Tuesday, July 29, 2008

Remembering the Alamo (and its library)

I've been on vacation for the last week and a half, so apologies for the lack of postings. I had originally intended to do a vacation post from the exotic locale of San Antonio, TX (where I grew up and where my family still lives), but that intention got lost in the shuffle of swimming, eating pan dulce, dancing at weddings, and enjoying the intensity of the Texas sun.

My mother is the Library Assistant at the Daughters of the Republic of Texas Library at the Alamo. Yes, the Alamo.

The one of "Remember the Alamo" fame. The place where Pee-Wee Herman searched in vain for his beloved bike:

Incidentally, the library does have a basement though I think the Alamo itself does not.

And of course, it is the location of the famous Battle of the Alamo which took place in 1836 during the Texas Revolution. Ron Howard produced a movie about it in 2004, starring these guys as Col. William Travis, David (or Davy, as all children call him) Crockett, and James (a.k.a. Jim) Bowie:

Yes, I know, this has nothing to do with the New York Chamber of Commerce, but since I got a tour of the library and was shown some interesting things from the library's archives, it is technically archives related, right? Anyway, the library welcomes historians, genealogists, students, and general Texas enthusiasts from all over the world. Its collections document the history of Texas and it features a collection of rare books and Texas related publications, family papers, newspapers and periodicals, works of art, and other archival materials that range from photographs to correspondence to maps to lace mantillas to family bibles. Its staff is knowledgeable and accommodating, and I would highly recommend a visit if you happen to be in San Antonio and would like to conduct research on the Lone Star State.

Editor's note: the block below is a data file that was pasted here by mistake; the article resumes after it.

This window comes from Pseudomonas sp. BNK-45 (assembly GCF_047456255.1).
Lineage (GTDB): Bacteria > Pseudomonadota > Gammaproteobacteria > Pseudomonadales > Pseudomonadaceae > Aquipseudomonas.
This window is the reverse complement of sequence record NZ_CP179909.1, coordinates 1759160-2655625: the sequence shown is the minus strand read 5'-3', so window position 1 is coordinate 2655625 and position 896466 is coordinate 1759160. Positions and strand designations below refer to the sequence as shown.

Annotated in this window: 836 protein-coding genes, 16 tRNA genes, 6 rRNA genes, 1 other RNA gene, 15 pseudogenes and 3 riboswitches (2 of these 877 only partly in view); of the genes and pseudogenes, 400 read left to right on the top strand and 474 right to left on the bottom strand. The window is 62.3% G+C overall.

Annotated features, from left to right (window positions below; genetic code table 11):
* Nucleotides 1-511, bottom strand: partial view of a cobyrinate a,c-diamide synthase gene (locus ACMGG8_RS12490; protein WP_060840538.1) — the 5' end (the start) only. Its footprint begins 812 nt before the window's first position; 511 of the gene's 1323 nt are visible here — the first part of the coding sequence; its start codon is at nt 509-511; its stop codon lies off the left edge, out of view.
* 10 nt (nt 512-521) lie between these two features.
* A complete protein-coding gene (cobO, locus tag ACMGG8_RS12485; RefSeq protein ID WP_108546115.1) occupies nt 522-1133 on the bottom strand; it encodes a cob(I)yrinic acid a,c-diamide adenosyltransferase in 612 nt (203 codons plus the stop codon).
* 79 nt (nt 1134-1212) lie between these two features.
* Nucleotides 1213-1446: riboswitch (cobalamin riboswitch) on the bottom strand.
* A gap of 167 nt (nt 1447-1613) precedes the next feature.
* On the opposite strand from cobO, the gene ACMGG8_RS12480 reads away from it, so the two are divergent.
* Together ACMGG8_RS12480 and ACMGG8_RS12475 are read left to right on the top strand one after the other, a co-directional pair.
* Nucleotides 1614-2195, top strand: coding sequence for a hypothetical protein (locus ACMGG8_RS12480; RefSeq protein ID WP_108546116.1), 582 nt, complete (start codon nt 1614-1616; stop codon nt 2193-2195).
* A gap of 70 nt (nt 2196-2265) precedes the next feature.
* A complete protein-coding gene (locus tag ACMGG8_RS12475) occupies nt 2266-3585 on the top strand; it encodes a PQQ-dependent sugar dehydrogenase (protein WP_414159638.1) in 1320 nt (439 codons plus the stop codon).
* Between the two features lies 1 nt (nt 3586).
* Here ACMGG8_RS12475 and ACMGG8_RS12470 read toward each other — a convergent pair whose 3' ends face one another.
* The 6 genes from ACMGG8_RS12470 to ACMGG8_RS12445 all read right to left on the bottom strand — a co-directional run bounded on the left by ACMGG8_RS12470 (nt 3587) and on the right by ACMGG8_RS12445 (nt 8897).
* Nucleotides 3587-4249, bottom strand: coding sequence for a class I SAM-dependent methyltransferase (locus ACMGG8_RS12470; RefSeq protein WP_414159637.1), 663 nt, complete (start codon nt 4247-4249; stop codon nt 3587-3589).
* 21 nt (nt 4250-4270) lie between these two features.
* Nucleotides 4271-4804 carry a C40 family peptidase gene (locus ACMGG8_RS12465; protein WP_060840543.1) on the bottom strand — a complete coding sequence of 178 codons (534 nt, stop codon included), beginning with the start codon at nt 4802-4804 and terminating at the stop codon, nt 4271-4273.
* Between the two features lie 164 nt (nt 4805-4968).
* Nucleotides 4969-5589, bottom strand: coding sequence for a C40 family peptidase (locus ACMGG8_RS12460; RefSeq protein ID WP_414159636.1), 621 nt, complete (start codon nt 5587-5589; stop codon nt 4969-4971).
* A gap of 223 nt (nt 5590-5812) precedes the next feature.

And that is the post that I meant to provide while on vacation. Next post, I promise to return to the NYCC collection and the myriad of wonderful things we are uncovering as processing progresses.


Friday, July 11, 2008

65 Liberty Street